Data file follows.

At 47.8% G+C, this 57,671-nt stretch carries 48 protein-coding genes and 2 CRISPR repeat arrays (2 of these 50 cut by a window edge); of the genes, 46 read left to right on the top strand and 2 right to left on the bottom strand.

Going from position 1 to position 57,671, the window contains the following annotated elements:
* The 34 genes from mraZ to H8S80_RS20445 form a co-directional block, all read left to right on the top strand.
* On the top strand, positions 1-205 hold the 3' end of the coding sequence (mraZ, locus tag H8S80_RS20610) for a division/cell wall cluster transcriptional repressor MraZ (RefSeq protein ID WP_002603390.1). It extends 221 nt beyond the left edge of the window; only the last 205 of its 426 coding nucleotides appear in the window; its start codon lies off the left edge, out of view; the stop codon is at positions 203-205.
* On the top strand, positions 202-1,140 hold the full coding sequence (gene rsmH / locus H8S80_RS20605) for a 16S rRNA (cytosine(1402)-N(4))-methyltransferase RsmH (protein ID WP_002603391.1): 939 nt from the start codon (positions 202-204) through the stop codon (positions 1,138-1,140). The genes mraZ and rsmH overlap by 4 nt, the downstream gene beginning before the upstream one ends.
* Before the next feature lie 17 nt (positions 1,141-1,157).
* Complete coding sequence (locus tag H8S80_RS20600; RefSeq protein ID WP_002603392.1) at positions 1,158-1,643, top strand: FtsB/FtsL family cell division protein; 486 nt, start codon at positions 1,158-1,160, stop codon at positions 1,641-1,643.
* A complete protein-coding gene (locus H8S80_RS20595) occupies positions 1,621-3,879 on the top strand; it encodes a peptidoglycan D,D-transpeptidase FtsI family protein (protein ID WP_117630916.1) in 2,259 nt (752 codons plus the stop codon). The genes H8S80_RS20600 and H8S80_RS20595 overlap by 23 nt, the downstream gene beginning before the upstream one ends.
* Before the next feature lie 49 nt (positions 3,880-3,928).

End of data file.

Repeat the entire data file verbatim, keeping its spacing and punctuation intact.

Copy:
At 47.8% G+C, this 57,671-nt stretch carries 48 protein-coding genes and 2 CRISPR repeat arrays (2 of these 50 cut by a window edge); of the genes, 46 read left to right on the top strand and 2 right to left on the bottom strand.

Going from position 1 to position 57,671, the window contains the following annotated elements:
* The 34 genes from mraZ to H8S80_RS20445 form a co-directional block, all read left to right on the top strand.
* On the top strand, positions 1-205 hold the 3' end of the coding sequence (mraZ, locus tag H8S80_RS20610) for a division/cell wall cluster transcriptional repressor MraZ (RefSeq protein ID WP_002603390.1). It extends 221 nt beyond the left edge of the window; only the last 205 of its 426 coding nucleotides appear in the window; its start codon lies off the left edge, out of view; the stop codon is at positions 203-205.
* On the top strand, positions 202-1,140 hold the full coding sequence (gene rsmH / locus H8S80_RS20605) for a 16S rRNA (cytosine(1402)-N(4))-methyltransferase RsmH (protein ID WP_002603391.1): 939 nt from the start codon (positions 202-204) through the stop codon (positions 1,138-1,140). The genes mraZ and rsmH overlap by 4 nt, the downstream gene beginning before the upstream one ends.
* Before the next feature lie 17 nt (positions 1,141-1,157).
* Complete coding sequence (locus tag H8S80_RS20600; RefSeq protein ID WP_002603392.1) at positions 1,158-1,643, top strand: FtsB/FtsL family cell division protein; 486 nt, start codon at positions 1,158-1,160, stop codon at positions 1,641-1,643.
* A complete protein-coding gene (locus H8S80_RS20595) occupies positions 1,621-3,879 on the top strand; it encodes a peptidoglycan D,D-transpeptidase FtsI family protein (protein ID WP_117630916.1) in 2,259 nt (752 codons plus the stop codon). The genes H8S80_RS20600 and H8S80_RS20595 overlap by 23 nt, the downstream gene beginning before the upstream one ends.
* Before the next feature lie 49 nt (positions 3,880-3,928).